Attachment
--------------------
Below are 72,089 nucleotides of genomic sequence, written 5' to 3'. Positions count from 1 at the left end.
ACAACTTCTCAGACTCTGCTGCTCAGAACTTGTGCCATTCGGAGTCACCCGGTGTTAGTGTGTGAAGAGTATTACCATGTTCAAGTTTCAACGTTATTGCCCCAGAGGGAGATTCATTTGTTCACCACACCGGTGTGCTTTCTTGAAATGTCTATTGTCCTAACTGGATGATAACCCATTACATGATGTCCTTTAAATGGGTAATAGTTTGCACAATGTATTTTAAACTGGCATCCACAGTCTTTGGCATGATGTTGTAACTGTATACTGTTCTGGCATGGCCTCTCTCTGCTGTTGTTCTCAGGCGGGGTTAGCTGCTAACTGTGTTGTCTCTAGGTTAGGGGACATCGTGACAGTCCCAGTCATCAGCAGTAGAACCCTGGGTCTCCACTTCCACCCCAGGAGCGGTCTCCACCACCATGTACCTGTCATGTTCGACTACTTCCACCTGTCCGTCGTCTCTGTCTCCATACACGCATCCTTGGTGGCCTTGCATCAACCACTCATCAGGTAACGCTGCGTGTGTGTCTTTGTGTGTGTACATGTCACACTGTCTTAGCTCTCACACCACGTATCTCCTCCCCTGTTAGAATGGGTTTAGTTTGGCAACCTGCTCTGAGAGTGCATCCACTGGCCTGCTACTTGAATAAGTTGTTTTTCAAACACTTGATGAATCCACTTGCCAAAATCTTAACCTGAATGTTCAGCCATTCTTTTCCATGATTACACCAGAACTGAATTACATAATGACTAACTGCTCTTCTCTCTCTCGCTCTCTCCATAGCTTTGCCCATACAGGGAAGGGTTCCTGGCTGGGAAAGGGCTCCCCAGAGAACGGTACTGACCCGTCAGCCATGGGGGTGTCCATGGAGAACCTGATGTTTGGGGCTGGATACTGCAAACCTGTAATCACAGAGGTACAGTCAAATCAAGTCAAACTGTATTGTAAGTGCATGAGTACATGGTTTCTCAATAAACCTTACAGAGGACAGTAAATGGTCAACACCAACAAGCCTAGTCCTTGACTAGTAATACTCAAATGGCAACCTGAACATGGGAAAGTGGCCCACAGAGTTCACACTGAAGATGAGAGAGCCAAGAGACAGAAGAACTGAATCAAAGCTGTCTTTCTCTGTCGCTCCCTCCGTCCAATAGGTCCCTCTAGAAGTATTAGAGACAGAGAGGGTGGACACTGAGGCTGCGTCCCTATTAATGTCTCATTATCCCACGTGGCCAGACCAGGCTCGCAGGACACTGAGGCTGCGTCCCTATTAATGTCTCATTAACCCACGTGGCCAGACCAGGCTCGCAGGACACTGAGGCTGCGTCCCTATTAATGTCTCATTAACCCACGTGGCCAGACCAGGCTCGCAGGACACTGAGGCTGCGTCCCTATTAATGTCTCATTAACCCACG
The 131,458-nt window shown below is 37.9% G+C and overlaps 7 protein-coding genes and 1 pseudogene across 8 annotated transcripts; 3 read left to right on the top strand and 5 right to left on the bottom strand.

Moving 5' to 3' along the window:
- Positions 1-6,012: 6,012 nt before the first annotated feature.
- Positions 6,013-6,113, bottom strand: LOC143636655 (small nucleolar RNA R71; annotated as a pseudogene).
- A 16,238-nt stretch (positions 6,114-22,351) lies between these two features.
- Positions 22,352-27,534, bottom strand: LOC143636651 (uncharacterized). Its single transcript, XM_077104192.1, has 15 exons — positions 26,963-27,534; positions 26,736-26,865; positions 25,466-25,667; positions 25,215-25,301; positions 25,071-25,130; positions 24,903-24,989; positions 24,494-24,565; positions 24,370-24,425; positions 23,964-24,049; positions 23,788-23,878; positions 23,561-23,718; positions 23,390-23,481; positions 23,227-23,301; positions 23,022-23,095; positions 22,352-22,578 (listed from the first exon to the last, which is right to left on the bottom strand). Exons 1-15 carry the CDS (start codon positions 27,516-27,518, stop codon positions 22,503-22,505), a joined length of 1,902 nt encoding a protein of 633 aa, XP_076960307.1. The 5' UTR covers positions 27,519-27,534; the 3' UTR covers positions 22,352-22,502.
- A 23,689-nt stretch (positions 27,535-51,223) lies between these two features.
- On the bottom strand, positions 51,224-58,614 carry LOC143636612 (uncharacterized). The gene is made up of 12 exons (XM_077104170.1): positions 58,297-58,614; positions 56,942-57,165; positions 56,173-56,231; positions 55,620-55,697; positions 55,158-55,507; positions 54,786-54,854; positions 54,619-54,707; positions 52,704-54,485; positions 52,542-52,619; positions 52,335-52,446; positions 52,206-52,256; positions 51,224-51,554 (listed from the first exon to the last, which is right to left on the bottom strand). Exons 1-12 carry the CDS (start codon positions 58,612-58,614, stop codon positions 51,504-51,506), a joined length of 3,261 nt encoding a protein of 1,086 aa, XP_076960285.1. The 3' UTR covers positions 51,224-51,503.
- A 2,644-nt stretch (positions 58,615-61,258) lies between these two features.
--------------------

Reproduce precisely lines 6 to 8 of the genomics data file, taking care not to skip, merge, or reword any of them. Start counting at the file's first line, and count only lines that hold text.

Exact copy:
- Positions 6,013-6,113, bottom strand: LOC143636655 (small nucleolar RNA R71; annotated as a pseudogene).
- A 16,238-nt stretch (positions 6,114-22,351) lies between these two features.
- Positions 22,352-27,534, bottom strand: LOC143636651 (uncharacterized). Its single transcript, XM_077104192.1, has 15 exons — positions 26,963-27,534; positions 26,736-26,865; positions 25,466-25,667; positions 25,215-25,301; positions 25,071-25,130; positions 24,903-24,989; positions 24,494-24,565; positions 24,370-24,425; positions 23,964-24,049; positions 23,788-23,878; positions 23,561-23,718; positions 23,390-23,481; positions 23,227-23,301; positions 23,022-23,095; positions 22,352-22,578 (listed from the first exon to the last, which is right to left on the bottom strand). Exons 1-15 carry the CDS (start codon positions 27,516-27,518, stop codon positions 22,503-22,505), a joined length of 1,902 nt encoding a protein of 633 aa, XP_076960307.1. The 5' UTR covers positions 27,519-27,534; the 3' UTR covers positions 22,352-22,502.